Image Map
Aug 292012
 

IVE is the union of a Processing sketch with several “sensor boxes” controlled by an Arduino microcontroller.
As users interact with the buttons and ultrasonic sensors mounted to these boxes, the display of the Processing sketch projected on a wall changes. Users can interact with what type of objects are drawn on the screen, where the objects are located, object colors, object velocities, and more. The point of this installation is to encourage cooperation between users in creating a dynamic piece of art.

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Jul 212012
 

This exhibit was another contract through the Explorium of Lexington. The Explorium had acquired an out-of-date trainer cockpit in which museum patrons could sit and marvel at the number of controls available to pilots, and use their imagination to take to the skies. They approached us (myself and Enomalies (Bill Gregory)) with a request to liven up the simulator with lights, a joystick and sound effects. We did them one better. We installed a gaming joystick in the cockpit and developed two games to engage the users in the wonders of flight. Check out the video below to view the flight simulator in action:

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Jul 212012
 

Developed and released in September of 2008, Whack-A-Snack is a children’s museum exhibit installed at the Explorium of Lexington in Lexington, KY. The Explorium approached us asking for an interactive exhibit that got kids moving and thinking about smart eating choices. Developed in partnership with Enomalies (Bill Gregory), Whack-A-Snack has been a tremendous hit with museum patrons.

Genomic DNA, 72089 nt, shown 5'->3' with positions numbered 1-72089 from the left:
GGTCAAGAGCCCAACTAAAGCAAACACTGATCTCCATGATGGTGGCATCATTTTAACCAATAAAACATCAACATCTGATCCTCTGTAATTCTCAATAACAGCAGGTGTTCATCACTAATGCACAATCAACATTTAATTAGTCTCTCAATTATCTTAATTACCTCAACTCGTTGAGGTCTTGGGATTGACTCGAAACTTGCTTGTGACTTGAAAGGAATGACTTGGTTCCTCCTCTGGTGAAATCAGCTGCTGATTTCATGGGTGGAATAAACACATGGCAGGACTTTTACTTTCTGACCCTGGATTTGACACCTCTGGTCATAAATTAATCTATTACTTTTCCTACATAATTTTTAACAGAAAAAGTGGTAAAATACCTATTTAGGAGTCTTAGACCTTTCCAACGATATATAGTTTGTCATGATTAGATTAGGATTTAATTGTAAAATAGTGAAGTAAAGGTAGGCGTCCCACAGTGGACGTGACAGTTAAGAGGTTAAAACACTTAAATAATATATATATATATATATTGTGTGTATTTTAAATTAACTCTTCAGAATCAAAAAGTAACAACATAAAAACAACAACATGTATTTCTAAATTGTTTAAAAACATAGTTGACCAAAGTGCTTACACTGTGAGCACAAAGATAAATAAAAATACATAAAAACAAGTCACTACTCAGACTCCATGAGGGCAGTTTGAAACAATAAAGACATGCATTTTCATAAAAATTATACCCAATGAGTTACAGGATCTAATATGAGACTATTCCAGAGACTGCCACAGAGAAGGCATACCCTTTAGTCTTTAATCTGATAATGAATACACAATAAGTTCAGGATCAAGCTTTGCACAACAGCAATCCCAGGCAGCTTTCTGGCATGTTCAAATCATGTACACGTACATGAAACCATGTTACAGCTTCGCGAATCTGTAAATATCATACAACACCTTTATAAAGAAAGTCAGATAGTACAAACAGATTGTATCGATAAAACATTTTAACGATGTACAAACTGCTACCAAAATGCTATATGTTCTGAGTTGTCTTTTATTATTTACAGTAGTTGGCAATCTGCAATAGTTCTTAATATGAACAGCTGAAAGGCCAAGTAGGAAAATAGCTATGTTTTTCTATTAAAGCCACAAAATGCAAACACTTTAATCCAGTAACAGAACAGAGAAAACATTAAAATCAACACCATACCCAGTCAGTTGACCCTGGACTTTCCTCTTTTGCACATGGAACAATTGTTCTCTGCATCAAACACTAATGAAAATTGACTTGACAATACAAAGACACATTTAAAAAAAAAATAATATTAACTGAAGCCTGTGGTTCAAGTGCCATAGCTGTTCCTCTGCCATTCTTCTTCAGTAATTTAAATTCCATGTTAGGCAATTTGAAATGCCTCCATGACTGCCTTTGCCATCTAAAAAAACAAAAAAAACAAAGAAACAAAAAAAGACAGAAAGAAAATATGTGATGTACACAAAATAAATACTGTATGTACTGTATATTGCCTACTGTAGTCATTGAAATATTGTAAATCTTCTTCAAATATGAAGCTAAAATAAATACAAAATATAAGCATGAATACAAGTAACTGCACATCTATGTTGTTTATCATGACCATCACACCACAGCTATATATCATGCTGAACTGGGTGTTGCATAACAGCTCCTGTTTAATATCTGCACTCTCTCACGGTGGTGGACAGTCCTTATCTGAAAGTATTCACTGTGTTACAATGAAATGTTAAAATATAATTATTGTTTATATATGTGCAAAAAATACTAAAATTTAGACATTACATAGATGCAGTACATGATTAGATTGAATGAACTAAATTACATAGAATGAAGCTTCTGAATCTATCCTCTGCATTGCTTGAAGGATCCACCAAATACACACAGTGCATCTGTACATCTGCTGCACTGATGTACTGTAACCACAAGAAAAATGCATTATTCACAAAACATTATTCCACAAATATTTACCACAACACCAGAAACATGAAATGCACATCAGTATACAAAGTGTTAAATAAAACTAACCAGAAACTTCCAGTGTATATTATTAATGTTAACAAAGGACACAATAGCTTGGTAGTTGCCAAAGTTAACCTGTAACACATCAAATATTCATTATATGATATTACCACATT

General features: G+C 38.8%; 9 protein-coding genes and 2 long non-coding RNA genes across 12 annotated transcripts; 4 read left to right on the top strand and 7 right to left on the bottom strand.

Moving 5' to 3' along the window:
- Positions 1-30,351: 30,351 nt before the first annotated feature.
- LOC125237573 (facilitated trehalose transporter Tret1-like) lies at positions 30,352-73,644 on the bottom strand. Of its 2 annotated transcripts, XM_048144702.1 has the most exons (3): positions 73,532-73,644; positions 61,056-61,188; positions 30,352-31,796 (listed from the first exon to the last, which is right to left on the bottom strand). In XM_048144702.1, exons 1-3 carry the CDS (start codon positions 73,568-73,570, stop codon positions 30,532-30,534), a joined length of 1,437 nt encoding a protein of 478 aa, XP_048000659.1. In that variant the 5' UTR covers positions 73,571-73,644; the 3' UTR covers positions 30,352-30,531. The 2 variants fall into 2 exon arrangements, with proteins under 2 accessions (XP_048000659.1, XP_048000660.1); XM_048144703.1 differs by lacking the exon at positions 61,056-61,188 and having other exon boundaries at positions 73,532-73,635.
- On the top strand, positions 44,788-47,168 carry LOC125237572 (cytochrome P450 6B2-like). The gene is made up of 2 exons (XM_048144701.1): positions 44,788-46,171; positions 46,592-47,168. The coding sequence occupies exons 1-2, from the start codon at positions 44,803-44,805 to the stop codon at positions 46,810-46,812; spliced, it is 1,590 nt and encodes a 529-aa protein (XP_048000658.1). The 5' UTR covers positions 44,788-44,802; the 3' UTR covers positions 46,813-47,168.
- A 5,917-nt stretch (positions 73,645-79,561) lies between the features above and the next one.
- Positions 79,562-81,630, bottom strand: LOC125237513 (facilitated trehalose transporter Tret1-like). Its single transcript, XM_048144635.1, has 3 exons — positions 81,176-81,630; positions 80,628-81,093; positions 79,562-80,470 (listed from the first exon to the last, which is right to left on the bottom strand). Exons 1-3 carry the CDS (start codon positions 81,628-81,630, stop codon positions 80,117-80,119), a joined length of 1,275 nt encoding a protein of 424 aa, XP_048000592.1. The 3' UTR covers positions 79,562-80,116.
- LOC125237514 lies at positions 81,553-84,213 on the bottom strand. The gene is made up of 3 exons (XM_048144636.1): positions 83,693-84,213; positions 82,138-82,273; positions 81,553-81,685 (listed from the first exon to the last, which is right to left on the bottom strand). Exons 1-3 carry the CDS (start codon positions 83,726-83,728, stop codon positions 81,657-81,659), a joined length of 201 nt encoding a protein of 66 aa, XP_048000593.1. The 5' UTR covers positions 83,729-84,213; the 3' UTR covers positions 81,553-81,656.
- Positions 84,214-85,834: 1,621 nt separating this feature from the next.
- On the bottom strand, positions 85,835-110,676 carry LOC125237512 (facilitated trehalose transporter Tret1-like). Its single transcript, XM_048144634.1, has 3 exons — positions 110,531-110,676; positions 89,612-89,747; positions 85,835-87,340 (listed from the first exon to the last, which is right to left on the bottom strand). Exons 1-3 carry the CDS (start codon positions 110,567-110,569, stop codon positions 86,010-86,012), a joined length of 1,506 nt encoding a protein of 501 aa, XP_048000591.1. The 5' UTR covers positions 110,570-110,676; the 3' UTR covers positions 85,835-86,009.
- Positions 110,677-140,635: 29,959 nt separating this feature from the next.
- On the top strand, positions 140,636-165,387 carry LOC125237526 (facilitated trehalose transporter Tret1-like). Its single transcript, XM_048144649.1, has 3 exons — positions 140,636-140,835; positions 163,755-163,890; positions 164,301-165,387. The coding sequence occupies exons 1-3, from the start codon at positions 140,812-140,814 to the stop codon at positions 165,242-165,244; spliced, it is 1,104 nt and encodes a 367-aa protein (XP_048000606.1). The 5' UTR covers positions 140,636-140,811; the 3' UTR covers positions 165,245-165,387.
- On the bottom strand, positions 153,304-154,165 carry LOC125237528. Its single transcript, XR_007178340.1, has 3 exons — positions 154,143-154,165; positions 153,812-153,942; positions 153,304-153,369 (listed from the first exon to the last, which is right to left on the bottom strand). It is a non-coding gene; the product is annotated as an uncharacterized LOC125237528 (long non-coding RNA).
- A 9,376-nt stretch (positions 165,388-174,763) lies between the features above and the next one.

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Jul 212012
 

While I was an employee at the University of Kentucky Center for Visualization and Virtual Environments, I had the opportunity to work with bleeding edge display and visualization research. One such research area involved using structured light to make huge, immersive environments by blending the output of multiple projectors into a single, unified display. In these High Def and low footprint displays, we had a solution to a number of problems not yet known to us. SCRIBE Entertainment was later formed as a means to explore those problems and turn the displays into a product/service to be used by others.

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Sep 112011
 

Just a quick project I finished up this weekend. I’m a big fan of the Portal series and had printed a companion cube (an iconic ‘character’ from the game) earlier but was unhappy with the droll, boring off-white color of ABS Thermoplastic. So I broke out my paint and brushes and breathed some life into my little cube. Now, mind you, I suck at painting, but it was still a fun project. If you’ve got access to a 3D printer of some kind, hit up this link to the STL file of the Companion Cube on Thingiverse (thanks to emonk for the file). I spray painted the base gray and painted the other parts by hand. I’m sure yours will look better, so if you do something like this with a 3D printed piece, send me your image and I’ll add it to the gallery!

 

Jul 172011
 

Illustrates a bounding box of a pyramidA while back, I had the need to interpret an STL file (stereolithography), which is the general filetype of choice when dealing with rapid prototyping / 3D printing. My side business at the time had released a free 3D model viewer for the iPad, and we wanted to give estimates on prototyping costs whenever someone uploaded one of their own models. I couldn’t find any reasonable STL parsers that would work server-side, so I decided to make my own. The process of doing that, and the resulting files, are described below.

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